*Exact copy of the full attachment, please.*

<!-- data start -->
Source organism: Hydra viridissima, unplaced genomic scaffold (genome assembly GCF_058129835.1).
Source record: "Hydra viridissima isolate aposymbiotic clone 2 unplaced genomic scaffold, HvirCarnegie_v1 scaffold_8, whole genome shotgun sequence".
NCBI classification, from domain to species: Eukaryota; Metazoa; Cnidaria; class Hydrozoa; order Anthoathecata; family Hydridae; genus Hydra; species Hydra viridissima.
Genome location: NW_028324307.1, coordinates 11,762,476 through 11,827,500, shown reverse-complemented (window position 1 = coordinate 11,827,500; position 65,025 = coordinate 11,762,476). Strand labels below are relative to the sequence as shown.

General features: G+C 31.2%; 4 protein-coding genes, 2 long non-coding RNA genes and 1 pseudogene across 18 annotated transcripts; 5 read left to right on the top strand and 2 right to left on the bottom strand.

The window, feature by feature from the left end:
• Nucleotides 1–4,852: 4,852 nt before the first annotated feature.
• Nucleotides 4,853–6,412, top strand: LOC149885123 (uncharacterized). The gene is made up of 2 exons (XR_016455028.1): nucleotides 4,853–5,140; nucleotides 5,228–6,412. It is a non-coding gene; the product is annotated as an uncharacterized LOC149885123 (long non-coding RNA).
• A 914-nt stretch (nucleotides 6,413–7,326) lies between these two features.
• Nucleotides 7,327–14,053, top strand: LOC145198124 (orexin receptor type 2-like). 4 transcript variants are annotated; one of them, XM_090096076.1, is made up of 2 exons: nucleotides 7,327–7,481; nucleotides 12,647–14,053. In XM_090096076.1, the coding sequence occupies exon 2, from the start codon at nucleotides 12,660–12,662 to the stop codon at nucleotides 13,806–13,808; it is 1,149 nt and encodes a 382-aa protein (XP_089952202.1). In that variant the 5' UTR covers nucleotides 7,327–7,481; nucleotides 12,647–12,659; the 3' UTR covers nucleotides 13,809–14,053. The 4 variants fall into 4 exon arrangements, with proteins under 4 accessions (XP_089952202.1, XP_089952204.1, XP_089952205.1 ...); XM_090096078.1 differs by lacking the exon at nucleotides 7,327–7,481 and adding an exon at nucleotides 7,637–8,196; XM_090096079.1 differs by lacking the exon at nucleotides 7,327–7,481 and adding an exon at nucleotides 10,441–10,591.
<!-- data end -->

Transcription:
Source organism: Hydra viridissima, unplaced genomic scaffold (genome assembly GCF_058129835.1).
Source record: "Hydra viridissima isolate aposymbiotic clone 2 unplaced genomic scaffold, HvirCarnegie_v1 scaffold_8, whole genome shotgun sequence".
NCBI classification, from domain to species: Eukaryota; Metazoa; Cnidaria; class Hydrozoa; order Anthoathecata; family Hydridae; genus Hydra; species Hydra viridissima.
Genome location: NW_028324307.1, coordinates 11,762,476 through 11,827,500, shown reverse-complemented (window position 1 = coordinate 11,827,500; position 65,025 = coordinate 11,762,476). Strand labels below are relative to the sequence as shown.

General features: G+C 31.2%; 4 protein-coding genes, 2 long non-coding RNA genes and 1 pseudogene across 18 annotated transcripts; 5 read left to right on the top strand and 2 right to left on the bottom strand.

The window, feature by feature from the left end:
• Nucleotides 1–4,852: 4,852 nt before the first annotated feature.
• Nucleotides 4,853–6,412, top strand: LOC149885123 (uncharacterized). The gene is made up of 2 exons (XR_016455028.1): nucleotides 4,853–5,140; nucleotides 5,228–6,412. It is a non-coding gene; the product is annotated as an uncharacterized LOC149885123 (long non-coding RNA).
• A 914-nt stretch (nucleotides 6,413–7,326) lies between these two features.
• Nucleotides 7,327–14,053, top strand: LOC145198124 (orexin receptor type 2-like). 4 transcript variants are annotated; one of them, XM_090096076.1, is made up of 2 exons: nucleotides 7,327–7,481; nucleotides 12,647–14,053. In XM_090096076.1, the coding sequence occupies exon 2, from the start codon at nucleotides 12,660–12,662 to the stop codon at nucleotides 13,806–13,808; it is 1,149 nt and encodes a 382-aa protein (XP_089952202.1). In that variant the 5' UTR covers nucleotides 7,327–7,481; nucleotides 12,647–12,659; the 3' UTR covers nucleotides 13,809–14,053. The 4 variants fall into 4 exon arrangements, with proteins under 4 accessions (XP_089952202.1, XP_089952204.1, XP_089952205.1 ...); XM_090096078.1 differs by lacking the exon at nucleotides 7,327–7,481 and adding an exon at nucleotides 7,637–8,196; XM_090096079.1 differs by lacking the exon at nucleotides 7,327–7,481 and adding an exon at nucleotides 10,441–10,591.